These aren't massive gripes - the success of the enterprise speaks for itself. I'm still unhappy about some of the decisions around the game mechanics, but I'm big enough and ugly enough to suck that up and play the hell out of this game. But, as a backer and fan, if you want to finesse and build on what you've already achieved, I humbly submit my opinion for your consideration.

 

Best regards,

 

MC

 

Great Post, I would send it straight to BAlder or something lol.

But it quite obvious, the backs for PoE are a special kind, that care much more then the usual kind of backer /prepurchaser you would otherwise normally find. This game was vague, and not even close to being made when we backed, but we had been waiting for years for it. Well, we waited over a decade to have the opportunity to get our sentiments about old interplay and blackisles games out and get them coming back. I think Obsidian didn't expect to see so much attention from us, or care coming from so many.

I wish they would partially fund the Expansion the same way. I want a expansion thats large, like mask of the betrayer. ToB and ToSC for me were kind of small, and I couldn't evenb tell they were really expansions most of the time.



#25
Moirnelithe

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snip

 

Great Post, I would send it straight to BAlder or something lol.

But it quite obvious, the backs for PoE are a special kind, that care much more then the usual kind of backer /prepurchaser you would otherwise normally find. This game was vague, and not even close to being made when we backed, but we had been waiting for years for it. Well, we waited over a decade to have the opportunity to get our sentiments about old interplay and blackisles games out and get them coming back. I think Obsidian didn't expect to see so much attention from us, or care coming from so many.

I wish they would partially fund the Expansion the same way. I want a expansion thats large, like mask of the betrayer. ToB and ToSC for me were kind of small, and I couldn't evenb tell they were really expansions most of the time.

 

The expansion was partially funded that way, there was an option to add $20 to your pledge for the expansion.



#26
Maviarab

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To the OP.....agree with everything you said except point 2.

 

Seriously...you're saying Biowares Chris 'fat useless idiot' Priestly used to be a 'good' CM?  rofl..hahaha....*dies laughing*.....

 

Idiot would sooner berate your grandmother than actually be any help and do his actual job.



#27
Monte Carlo

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To the OP.....agree with everything you said except point 2.

 

Seriously...you're saying Biowares Chris 'fat useless idiot' Priestly used to be a 'good' CM?  rofl..hahaha....*dies laughing*.....

 

Idiot would sooner berate your grandmother than actually be any help and do his actual job.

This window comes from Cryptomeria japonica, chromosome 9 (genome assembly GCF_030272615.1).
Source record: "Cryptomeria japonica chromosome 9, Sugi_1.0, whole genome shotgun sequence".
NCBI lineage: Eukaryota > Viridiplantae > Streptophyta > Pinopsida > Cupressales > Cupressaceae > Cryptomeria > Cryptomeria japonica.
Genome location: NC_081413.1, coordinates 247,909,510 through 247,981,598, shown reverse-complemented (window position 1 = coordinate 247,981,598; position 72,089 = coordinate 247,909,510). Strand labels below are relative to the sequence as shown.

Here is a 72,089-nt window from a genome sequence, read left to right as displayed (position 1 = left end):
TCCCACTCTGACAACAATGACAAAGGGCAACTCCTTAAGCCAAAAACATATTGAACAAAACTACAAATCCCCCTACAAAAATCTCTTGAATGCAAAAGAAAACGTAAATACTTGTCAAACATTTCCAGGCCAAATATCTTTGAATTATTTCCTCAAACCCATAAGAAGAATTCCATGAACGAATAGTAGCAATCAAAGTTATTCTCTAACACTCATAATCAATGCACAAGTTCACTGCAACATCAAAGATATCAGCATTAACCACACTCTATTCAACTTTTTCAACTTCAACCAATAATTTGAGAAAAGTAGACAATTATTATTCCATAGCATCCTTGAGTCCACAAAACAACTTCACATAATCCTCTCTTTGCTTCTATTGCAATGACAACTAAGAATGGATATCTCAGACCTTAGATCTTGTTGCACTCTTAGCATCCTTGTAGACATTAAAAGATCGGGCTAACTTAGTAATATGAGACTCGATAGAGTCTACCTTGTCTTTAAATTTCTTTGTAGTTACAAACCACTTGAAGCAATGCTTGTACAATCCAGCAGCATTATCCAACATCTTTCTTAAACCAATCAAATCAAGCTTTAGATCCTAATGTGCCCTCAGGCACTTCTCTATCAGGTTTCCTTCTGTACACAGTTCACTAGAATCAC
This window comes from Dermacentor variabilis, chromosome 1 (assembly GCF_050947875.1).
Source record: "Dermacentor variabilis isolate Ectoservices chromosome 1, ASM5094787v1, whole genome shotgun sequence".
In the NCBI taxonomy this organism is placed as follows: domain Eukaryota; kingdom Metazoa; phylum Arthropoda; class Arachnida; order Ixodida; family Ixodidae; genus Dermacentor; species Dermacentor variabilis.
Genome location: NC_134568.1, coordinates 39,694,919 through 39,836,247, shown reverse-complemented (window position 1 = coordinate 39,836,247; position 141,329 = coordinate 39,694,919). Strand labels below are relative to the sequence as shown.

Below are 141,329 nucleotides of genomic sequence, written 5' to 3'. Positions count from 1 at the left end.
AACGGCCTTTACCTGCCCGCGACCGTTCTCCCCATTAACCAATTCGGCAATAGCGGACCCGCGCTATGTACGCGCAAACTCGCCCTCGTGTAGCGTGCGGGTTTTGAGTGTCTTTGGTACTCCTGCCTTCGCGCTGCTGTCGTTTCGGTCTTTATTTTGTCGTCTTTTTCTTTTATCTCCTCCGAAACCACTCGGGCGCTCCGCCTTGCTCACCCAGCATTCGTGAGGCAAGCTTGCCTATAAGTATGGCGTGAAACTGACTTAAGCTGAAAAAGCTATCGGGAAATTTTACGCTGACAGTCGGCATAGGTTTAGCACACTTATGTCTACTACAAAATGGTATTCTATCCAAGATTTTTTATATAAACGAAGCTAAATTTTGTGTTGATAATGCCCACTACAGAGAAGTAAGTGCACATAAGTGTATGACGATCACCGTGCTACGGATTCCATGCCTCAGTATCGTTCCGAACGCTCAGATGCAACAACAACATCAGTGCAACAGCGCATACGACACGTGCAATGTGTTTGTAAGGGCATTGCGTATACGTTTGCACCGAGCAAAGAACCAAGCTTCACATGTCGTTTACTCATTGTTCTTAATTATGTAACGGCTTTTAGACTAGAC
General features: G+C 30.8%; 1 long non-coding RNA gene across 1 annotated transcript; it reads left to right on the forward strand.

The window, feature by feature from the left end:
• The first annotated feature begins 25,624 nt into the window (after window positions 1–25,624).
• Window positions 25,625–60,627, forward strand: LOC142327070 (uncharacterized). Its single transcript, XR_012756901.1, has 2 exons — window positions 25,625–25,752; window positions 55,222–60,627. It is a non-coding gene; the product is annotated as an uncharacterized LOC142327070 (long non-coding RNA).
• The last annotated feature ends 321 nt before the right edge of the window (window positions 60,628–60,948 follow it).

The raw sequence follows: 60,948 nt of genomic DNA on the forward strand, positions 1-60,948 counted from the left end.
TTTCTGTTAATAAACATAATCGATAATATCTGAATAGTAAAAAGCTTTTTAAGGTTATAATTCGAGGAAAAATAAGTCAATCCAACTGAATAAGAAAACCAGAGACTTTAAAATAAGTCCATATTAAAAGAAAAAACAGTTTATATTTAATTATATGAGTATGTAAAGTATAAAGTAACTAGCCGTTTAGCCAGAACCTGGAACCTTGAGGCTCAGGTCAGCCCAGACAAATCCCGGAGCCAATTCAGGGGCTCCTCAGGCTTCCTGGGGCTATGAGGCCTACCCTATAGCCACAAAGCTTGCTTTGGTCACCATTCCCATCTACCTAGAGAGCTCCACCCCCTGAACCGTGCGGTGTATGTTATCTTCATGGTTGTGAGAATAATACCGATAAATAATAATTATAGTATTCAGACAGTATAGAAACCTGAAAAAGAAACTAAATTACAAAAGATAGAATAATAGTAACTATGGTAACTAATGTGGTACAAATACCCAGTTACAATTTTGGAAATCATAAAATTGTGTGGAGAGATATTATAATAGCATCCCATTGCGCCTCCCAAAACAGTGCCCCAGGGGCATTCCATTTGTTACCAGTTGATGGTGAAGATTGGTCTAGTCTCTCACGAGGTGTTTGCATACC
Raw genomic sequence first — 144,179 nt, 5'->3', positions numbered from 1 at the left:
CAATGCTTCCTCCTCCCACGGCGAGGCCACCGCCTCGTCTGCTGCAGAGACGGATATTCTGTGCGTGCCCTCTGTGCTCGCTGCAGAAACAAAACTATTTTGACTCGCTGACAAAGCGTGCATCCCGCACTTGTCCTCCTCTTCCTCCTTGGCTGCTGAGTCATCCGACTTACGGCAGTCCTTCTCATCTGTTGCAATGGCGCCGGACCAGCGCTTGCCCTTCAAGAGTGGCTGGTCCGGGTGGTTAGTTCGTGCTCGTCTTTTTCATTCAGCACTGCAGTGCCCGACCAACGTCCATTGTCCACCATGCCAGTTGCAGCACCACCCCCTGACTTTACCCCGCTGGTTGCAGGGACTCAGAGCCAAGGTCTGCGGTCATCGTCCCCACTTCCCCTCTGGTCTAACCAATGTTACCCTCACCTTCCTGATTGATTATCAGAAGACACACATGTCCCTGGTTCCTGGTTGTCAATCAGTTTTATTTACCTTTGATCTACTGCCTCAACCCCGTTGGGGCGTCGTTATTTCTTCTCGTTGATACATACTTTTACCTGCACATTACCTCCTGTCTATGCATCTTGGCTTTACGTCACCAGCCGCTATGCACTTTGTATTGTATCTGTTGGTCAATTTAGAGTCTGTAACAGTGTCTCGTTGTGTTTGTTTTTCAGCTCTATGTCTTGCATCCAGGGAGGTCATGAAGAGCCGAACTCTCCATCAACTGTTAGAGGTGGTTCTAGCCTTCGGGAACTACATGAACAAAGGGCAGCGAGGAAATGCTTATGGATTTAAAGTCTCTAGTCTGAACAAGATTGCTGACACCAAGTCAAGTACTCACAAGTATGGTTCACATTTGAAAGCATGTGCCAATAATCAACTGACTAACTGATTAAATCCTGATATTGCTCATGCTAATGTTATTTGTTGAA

No, I was referring to the post-Chris regime and especially the CM team around Inquisition.



#28
Monte Carlo

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OK, how do folks feel now?

 

The whole thing *feels* like a massive success... could anything have been done better? Plenty of folks disagree with me, that's cool I wanted a lively debate.



#29
santanzchild

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$298 well spent got exactly the game I wanted sans a few show stoppers but all will be fixed in a week or so. This was the first of over 100 projects I backed and it is by far my favorite!

Edited by santanzchild, 30 March 2015 - 01:10 AM.


#30
PrimeJunta

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Plenty of things could've been done better, and plenty of things could/should be fixed/adjusted in updates or expansions. I feel a long dissertation on the topic stewing in the depths of my misanthropic soul, but I won't release it until things settle down here a bit.

It's still a massive success, little warts and all. JES can design an RPG system that's rich, varied, and fun to play. Take that doubters!

#31
Monte Carlo

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JES can design an RPG system that's rich, varied, and fun to play. Take that doubters!

 

That's always going to be a matter of opinion. Like I say, it's a matter of taste. Large swathes of it aren't to mine.



#32
PrimeJunta

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Yeah 'pinions man.

Most of the things I'd like to see changed are matters of execution rather than design, e.g. the way toons often refuse to attack the target you designated but switch to something else, or run back and forth because there isn't a path to the target. Or balancing issues; the paladin seems a bit underwhelming ATM for example, and the wizard needs to be beefed up a bit to match the druid in its main mission. Little things.

Design-wise, the biggest thing I'd like them to change is stealth. It's serviceable but not really all that interesting or fun. At least make it per-character, allow re-stealthing in combat if you move out of the field of view, and, ideally, switch from circles to circle+cone so you can sneak up on people from behind. Designing stealth as a game mode was a bad idea.

I also disagree with some of the decisions made in the spell system. While it's not bad by any means -- combining things to attack weak defenses to debuff stronger ones so you can do damage is interesting enough in its way -- it could be a lot better. The wizard self-buffs are useless because of the opportunity cost in time: removing pre-buffing outright was throwing the baby out with the bath water. There should also be room for more interesting counters than just Suppress Affliction.

But I'm really digging the "core" character mechanics -- the way each class plays genuinely differently, and the way you can skew them in different directions. I also like the combat more and more as I go. I don't know if I'm in the minority, but I am enjoying dealing with the engagement mechanic -- using it to lock down enemies, observing it to see when I can move with impunity, and dealing with it when one of my squishies gets engaged.